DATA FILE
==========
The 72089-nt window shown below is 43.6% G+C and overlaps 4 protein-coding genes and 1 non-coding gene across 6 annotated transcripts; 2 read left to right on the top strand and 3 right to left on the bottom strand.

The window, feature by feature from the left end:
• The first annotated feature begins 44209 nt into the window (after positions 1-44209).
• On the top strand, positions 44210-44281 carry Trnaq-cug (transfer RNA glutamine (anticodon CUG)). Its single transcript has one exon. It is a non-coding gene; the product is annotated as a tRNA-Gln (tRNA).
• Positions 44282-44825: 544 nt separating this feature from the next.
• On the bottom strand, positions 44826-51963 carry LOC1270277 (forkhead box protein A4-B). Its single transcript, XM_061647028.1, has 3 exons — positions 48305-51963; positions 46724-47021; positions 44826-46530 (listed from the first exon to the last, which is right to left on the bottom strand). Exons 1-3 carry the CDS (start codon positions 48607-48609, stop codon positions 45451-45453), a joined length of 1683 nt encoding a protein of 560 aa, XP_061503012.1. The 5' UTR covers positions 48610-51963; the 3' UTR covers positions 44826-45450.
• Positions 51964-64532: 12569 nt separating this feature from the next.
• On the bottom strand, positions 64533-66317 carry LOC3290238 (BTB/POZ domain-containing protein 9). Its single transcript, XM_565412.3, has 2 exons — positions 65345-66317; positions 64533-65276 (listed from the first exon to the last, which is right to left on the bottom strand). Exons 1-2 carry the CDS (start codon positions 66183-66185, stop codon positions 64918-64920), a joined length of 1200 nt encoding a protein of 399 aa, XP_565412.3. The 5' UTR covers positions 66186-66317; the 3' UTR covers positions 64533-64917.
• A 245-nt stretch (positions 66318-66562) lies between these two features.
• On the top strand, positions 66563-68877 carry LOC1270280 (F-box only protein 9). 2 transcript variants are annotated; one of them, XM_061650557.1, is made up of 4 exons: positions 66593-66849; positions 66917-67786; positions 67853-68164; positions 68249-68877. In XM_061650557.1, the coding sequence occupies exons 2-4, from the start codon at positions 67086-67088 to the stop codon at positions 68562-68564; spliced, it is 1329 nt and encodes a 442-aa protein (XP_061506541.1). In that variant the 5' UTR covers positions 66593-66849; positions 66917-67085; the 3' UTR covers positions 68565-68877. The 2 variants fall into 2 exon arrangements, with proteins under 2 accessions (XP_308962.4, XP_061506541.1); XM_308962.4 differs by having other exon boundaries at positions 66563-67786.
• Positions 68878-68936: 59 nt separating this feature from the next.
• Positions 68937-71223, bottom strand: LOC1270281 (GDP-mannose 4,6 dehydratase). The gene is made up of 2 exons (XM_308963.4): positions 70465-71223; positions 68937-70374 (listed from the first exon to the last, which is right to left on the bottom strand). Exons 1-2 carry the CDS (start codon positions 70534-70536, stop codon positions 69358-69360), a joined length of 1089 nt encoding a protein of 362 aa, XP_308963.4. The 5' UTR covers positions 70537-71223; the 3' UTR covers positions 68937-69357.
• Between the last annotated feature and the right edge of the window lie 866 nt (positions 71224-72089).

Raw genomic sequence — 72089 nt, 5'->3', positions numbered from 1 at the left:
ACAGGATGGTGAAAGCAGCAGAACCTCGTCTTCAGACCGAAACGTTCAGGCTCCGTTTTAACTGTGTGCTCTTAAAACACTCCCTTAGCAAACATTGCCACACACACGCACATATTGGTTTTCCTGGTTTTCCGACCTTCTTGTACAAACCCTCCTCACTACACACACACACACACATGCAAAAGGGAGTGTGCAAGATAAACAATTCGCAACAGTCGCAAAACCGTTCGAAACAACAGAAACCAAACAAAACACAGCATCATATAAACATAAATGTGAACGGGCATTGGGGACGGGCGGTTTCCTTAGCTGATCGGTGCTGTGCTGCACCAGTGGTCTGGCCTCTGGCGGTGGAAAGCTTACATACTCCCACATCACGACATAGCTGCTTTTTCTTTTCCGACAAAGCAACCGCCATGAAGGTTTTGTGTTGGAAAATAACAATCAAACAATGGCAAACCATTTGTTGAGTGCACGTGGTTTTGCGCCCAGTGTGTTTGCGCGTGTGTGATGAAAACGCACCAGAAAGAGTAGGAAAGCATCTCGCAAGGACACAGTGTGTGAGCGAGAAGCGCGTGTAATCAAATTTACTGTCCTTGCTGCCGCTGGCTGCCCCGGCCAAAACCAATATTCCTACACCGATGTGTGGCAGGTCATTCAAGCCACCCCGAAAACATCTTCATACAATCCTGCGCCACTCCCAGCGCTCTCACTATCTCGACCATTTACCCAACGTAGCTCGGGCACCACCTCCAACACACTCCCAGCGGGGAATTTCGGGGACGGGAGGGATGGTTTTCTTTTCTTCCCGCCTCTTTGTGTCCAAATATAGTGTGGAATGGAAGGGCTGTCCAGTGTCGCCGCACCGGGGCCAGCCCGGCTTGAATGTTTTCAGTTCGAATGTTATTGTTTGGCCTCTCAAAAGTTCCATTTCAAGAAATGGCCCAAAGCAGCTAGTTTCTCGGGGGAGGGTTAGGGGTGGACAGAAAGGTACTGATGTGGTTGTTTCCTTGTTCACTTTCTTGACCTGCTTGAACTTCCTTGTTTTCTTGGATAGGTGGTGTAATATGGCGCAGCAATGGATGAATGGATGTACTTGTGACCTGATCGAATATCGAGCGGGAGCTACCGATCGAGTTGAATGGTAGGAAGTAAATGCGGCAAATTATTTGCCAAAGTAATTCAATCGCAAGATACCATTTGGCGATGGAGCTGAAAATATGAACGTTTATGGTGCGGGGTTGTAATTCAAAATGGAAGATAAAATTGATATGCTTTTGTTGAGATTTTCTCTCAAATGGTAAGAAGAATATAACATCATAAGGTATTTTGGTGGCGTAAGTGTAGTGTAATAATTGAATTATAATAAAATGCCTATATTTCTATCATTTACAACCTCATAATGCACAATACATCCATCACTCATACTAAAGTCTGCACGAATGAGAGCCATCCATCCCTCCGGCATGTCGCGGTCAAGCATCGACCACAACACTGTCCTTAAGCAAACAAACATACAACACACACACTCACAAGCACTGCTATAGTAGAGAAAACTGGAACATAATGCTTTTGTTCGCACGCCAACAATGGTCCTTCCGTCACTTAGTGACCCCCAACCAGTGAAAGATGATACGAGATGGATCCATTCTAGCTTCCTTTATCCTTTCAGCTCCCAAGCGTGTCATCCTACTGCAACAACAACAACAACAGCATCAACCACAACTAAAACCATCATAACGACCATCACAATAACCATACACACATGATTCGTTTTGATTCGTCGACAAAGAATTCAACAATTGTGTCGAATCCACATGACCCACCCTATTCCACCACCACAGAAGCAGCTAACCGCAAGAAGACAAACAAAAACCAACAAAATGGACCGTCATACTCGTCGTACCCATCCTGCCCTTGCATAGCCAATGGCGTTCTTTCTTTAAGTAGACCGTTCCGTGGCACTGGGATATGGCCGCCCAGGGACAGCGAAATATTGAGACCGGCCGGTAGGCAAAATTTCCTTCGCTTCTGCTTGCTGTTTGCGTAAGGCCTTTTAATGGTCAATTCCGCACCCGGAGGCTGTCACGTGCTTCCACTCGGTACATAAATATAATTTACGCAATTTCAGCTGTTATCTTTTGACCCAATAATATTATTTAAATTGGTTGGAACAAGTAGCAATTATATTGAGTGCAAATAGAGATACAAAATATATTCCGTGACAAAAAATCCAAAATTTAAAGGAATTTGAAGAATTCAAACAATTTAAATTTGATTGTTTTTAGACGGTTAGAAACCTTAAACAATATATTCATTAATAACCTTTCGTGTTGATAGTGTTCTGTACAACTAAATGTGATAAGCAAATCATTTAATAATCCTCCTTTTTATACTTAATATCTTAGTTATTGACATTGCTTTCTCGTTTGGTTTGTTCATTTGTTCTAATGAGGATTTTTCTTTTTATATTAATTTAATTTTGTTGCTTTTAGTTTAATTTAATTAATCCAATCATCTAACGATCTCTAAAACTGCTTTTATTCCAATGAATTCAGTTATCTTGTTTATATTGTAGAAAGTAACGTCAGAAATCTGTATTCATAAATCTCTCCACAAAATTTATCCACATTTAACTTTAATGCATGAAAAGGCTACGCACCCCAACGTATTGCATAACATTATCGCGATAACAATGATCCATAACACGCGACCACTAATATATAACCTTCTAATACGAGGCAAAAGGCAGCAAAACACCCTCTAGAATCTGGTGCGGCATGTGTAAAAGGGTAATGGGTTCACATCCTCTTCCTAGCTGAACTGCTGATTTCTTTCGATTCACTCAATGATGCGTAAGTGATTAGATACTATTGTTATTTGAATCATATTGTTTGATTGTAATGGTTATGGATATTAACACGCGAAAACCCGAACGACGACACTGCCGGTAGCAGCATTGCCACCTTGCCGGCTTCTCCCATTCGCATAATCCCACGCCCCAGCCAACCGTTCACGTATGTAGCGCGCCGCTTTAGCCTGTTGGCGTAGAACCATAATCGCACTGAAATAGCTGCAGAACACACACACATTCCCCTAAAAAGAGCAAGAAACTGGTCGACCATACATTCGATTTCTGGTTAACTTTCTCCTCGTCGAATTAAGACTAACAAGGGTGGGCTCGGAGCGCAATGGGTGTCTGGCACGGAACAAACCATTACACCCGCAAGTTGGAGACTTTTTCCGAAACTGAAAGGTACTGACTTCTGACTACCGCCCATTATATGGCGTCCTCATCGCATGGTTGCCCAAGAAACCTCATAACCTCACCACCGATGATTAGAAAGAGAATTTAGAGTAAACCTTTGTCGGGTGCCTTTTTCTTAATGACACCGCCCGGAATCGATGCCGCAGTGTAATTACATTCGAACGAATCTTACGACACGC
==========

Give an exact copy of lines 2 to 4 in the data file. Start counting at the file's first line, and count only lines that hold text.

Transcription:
The window, feature by feature from the left end:
• The first annotated feature begins 44209 nt into the window (after positions 1-44209).
• On the top strand, positions 44210-44281 carry Trnaq-cug (transfer RNA glutamine (anticodon CUG)). Its single transcript has one exon. It is a non-coding gene; the product is annotated as a tRNA-Gln (tRNA).